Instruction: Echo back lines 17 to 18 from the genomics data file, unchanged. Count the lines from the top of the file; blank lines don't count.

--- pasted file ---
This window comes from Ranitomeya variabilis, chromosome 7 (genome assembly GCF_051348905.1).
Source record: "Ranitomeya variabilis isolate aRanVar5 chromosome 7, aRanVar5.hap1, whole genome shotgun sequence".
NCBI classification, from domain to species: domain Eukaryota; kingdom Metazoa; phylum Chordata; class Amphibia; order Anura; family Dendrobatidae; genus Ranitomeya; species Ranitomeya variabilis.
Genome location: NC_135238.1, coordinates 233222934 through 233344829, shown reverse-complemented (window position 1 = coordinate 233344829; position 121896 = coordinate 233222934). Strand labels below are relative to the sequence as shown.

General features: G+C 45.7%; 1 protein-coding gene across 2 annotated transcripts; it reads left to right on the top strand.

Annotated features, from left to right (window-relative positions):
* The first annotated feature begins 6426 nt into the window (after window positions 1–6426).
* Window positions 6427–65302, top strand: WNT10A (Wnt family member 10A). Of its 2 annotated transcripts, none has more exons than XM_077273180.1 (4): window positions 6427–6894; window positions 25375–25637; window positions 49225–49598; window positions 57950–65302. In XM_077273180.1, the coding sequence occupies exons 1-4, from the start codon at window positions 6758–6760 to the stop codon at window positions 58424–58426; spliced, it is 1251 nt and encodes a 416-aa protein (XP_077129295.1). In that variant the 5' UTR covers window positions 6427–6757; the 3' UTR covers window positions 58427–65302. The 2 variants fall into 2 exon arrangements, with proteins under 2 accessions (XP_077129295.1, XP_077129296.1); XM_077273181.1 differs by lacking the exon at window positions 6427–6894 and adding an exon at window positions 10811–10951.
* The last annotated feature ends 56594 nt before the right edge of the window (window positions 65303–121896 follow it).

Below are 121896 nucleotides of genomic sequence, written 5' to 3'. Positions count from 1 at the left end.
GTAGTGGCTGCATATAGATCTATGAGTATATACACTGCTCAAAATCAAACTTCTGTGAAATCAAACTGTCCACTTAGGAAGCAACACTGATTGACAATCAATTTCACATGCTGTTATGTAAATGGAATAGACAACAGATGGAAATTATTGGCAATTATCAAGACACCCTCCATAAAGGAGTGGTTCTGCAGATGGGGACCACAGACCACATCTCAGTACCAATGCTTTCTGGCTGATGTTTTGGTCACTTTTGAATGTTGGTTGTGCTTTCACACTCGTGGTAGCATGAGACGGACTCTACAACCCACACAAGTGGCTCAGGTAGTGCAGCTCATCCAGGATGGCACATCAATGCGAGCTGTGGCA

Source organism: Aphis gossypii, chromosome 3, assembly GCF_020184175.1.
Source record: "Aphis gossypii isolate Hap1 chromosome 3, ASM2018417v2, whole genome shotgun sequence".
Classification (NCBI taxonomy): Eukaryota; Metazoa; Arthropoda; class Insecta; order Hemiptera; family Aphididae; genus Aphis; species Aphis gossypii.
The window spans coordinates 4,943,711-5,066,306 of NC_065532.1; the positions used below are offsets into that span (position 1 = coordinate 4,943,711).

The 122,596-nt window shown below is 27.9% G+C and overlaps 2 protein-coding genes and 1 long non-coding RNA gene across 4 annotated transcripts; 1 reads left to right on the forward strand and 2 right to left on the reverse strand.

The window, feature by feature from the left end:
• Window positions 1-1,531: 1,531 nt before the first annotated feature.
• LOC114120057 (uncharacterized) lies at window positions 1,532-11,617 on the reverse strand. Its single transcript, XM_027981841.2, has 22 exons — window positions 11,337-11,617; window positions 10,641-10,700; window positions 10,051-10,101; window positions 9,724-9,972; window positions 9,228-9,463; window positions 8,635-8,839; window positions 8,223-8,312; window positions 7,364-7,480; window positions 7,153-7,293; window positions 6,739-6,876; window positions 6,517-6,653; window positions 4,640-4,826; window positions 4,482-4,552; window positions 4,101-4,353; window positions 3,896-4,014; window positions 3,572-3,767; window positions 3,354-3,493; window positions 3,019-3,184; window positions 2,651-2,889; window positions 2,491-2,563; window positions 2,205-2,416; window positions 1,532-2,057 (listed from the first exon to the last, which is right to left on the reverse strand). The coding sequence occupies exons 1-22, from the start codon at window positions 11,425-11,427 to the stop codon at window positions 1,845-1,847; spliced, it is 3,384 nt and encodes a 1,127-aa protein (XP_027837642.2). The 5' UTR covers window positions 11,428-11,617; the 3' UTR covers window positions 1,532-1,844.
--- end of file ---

The window, feature by feature from the left end:
• Window positions 1-1,531: 1,531 nt before the first annotated feature.